Today we’re going to examine ourselves. And by ourselves, I mean our balls. Why, you may be asking, are we examining our bits and pieces today? Well, testicular cancer is the most common malignancy in young men between the ages of 20 and 34. It’s also is the number one cancer killer among men in this same age group. Who knew that the one thing two things that makes a man a man, can also be the very things that kill you?
The good news is that if detected early, testicular cancer is almost always curable. But in order to detect cancer, you need to know what to look for and also how to look for it.
Do I Need Regular Testicular Self-Exams?
Most health professionals recommend all men between the ages of 15 and 40 have regular testicular exams performed by a doctor. This is usually done once a year at your yearly physical.
If you have a history of testicular cancer in your family or if you had undescended testicles as a baby, it’s recommended that you perform monthly self-exams. Studies have shown that male children with a history of undescended testicles have about 10-40 times higher risk of developing testicular cancer. And here’s the kicker: both testes are at higher risk, not just the undescended one. If you don’t know if you had an undescended testicle, ask your parents.
The American Cancer Society doesn’t recommend that men who have no risk of testicular cancer perform regular monthly self-exams. But even if you aren’t at a high risk for testicular cancer, it doesn’t hurt to examine yourself every now and then. It’s fast, painless, and will give you peace of mind to know that everything is fine under the hood.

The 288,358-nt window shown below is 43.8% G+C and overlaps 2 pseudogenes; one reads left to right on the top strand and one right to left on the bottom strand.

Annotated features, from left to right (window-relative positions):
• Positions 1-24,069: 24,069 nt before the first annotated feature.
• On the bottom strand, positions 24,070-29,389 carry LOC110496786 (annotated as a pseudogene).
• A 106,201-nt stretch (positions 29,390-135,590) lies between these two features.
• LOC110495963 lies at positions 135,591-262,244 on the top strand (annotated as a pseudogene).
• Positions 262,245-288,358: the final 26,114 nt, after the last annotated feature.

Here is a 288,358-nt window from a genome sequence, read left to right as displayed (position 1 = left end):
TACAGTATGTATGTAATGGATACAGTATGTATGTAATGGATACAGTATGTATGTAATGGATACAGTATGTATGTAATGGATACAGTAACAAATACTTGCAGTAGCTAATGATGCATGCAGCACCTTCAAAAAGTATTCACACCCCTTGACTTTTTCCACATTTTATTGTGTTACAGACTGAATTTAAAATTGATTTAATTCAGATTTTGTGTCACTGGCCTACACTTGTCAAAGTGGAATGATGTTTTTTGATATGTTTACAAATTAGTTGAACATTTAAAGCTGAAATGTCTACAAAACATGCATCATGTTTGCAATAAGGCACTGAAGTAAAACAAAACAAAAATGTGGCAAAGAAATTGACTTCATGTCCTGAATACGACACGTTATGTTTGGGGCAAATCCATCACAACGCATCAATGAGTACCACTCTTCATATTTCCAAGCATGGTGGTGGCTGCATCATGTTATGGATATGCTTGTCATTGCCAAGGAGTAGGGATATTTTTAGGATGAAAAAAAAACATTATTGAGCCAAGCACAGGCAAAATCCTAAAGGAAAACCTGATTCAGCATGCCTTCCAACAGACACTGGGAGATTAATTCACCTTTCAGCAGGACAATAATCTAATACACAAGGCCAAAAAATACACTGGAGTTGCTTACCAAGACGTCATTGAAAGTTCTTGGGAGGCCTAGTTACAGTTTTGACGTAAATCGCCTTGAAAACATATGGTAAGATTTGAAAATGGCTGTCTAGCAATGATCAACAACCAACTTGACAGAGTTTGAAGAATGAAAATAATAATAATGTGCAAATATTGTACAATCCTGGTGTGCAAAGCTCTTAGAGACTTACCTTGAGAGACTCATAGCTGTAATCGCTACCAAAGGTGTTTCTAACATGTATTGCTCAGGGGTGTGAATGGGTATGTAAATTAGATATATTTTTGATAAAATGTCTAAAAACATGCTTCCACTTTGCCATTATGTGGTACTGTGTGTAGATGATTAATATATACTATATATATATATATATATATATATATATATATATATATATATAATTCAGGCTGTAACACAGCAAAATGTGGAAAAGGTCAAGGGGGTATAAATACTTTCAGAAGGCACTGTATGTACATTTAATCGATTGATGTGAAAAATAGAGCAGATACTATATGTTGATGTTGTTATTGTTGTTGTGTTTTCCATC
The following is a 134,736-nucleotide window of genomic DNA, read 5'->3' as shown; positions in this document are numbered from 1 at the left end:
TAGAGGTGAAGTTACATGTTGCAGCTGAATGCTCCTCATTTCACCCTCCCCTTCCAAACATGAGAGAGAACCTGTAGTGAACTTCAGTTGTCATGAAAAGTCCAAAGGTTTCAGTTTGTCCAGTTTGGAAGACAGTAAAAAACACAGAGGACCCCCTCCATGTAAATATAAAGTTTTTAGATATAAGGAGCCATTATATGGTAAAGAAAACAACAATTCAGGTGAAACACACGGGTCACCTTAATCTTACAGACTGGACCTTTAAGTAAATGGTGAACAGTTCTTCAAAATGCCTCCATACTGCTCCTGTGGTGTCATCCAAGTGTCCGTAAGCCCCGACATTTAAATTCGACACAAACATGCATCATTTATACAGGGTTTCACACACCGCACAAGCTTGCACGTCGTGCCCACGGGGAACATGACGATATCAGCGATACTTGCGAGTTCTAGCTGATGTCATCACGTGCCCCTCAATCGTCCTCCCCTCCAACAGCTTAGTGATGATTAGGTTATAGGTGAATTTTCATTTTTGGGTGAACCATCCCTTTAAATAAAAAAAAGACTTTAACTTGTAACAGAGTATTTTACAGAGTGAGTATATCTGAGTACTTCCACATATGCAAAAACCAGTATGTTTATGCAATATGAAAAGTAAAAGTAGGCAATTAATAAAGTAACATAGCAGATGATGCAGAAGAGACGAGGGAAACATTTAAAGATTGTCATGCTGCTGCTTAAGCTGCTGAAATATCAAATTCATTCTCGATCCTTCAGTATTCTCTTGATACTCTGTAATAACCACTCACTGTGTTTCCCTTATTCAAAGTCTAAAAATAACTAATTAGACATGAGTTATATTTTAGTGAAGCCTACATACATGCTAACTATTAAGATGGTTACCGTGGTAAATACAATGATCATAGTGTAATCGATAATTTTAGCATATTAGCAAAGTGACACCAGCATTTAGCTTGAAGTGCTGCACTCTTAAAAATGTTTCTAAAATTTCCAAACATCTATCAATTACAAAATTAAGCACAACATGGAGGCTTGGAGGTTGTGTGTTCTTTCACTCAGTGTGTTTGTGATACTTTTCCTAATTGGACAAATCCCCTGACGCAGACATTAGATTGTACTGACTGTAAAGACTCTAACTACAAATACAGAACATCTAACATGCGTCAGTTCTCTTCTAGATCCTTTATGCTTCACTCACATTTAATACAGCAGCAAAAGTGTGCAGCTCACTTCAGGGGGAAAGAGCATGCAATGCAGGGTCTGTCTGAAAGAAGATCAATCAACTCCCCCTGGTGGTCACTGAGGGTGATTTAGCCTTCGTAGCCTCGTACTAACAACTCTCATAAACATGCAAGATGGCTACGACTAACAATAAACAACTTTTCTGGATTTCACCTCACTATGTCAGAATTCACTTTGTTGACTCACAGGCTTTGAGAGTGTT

Today’s Task: Give Yourself a Testicular Exam
I’m sure that many of you are still trying to complete yesterdays task and are hard at work memorizing If. So today’s task is simple, straightforward, and quick. You’re going to give yourself a testicular exam. Here’s how to do it:
It’s best to perform the exam right after a hot shower when the scrotal muscles are warm and relaxed. You know… when your balls are saggy.
1. Stand in front of a mirror and check for any swelling on the scrotum’s skin.
2. Exam each testicle with both hands by rolling the testicle gently but firmly between your thumb and fingers. Don’t worry if one testicle feels larger than the other. That’s completely normal. Fast fact: A man’s left testicle is usually larger than the right one. While you’re rolling each testicle in your hands, look for hard lumps on the surface of it.
3. Don’t confuse the epididymis for a lump. The epididymis is the spongy, tube-like structure that collects and carries your sperm to the prostate. You can feel the epididymis on the top and down the back side of each testicle. This isn’t the sort of lump you’re looking for.
4. If you notice any sort of hard lump on your testicle, don’t freak out yet. Just contact your doctor immediately. Complete and accurate diagnosis can only be performed by a trained medical physician.
Other things to look for
In addition to lumps on the surface of your testes, be on the look out for these signs of other problems:
- Sudden acute pain during the self-examination could mean you have an infection in the epididymis or it could mean the spermatic chord is twisted up and blocking blood flow to your testicles. If you feel pain during the exam, go see the doctor.
- You feel a soft collection of thin tubes above or behind your testicles. It’s often described as feeling like a “bag of worms.” This may indicate a varicocele.
So, unlike the other tasks in the 30 Days project, reporting to the Community about this one is not mandatory. But if you’d like to tell everyone how your nuts checked out, please feel free.
Last updated: October 20, 2010